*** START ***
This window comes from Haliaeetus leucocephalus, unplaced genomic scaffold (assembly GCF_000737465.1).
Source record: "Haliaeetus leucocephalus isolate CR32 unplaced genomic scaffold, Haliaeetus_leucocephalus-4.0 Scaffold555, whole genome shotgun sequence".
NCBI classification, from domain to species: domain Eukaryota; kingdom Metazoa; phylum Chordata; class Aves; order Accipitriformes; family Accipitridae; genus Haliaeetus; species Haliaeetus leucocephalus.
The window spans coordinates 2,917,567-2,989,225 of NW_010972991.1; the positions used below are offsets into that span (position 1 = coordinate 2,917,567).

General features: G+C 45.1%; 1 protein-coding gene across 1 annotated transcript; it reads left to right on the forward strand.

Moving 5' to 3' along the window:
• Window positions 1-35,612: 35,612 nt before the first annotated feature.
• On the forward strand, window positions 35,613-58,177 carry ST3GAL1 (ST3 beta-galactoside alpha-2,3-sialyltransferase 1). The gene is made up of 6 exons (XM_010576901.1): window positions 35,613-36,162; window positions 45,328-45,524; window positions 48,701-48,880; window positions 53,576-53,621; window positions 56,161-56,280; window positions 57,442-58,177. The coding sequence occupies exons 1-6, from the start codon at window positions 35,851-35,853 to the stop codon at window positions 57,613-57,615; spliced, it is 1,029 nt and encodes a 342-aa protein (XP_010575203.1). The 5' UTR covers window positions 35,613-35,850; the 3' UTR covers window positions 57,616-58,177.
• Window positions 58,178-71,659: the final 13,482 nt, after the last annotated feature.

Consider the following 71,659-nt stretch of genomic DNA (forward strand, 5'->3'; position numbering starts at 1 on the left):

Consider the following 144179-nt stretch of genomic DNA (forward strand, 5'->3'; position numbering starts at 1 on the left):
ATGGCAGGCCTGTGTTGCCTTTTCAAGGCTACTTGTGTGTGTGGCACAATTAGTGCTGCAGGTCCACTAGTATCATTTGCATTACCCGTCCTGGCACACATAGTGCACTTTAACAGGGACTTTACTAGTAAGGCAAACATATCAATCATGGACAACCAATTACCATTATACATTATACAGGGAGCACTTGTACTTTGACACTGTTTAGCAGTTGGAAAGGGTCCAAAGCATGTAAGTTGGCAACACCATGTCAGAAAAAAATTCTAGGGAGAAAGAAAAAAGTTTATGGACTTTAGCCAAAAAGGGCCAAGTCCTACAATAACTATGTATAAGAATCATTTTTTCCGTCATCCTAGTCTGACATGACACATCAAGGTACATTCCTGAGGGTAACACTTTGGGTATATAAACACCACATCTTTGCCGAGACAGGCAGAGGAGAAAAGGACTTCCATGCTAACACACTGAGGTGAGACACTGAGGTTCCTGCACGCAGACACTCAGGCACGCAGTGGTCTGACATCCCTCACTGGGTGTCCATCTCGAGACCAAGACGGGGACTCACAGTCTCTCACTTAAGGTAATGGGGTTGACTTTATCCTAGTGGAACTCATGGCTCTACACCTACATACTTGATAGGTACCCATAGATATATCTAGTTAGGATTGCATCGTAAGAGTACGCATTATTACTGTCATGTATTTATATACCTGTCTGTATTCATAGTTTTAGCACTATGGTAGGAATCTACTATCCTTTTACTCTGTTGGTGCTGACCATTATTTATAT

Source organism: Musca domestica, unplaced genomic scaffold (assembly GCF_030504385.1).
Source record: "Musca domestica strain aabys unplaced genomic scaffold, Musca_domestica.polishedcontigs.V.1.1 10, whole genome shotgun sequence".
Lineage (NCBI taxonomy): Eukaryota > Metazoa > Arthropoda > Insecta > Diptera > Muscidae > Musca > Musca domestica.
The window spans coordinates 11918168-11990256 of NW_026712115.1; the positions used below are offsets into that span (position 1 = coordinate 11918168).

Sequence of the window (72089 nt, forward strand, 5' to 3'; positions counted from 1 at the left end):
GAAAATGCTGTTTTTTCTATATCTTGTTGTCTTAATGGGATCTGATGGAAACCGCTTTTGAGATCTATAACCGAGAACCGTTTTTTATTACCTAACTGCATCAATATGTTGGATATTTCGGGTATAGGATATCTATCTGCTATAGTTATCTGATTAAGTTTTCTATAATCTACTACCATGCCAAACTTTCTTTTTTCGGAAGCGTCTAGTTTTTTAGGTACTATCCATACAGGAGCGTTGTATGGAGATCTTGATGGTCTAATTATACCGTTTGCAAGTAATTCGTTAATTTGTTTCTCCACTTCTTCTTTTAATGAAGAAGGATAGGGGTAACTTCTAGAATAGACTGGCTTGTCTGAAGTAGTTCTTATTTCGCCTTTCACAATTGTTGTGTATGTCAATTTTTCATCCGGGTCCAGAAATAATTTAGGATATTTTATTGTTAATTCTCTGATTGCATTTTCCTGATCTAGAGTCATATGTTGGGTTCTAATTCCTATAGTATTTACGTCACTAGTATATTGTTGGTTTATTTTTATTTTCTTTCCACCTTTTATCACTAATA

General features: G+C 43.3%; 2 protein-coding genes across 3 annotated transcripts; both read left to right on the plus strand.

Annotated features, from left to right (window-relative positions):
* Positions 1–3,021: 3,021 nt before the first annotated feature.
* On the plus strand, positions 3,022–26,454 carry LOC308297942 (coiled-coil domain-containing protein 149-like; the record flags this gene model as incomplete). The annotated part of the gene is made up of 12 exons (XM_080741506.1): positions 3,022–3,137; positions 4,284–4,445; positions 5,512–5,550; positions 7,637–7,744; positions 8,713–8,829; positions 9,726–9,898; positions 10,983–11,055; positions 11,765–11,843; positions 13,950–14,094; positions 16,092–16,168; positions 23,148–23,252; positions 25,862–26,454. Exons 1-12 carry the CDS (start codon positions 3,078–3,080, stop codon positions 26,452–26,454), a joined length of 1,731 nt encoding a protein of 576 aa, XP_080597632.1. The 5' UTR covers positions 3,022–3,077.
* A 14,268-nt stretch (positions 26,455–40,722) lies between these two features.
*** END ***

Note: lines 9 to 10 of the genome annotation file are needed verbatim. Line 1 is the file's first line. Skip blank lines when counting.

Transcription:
• Window positions 58,178-71,659: the final 13,482 nt, after the last annotated feature.

Consider the following 71,659-nt stretch of genomic DNA (forward strand, 5'->3'; position numbering starts at 1 on the left):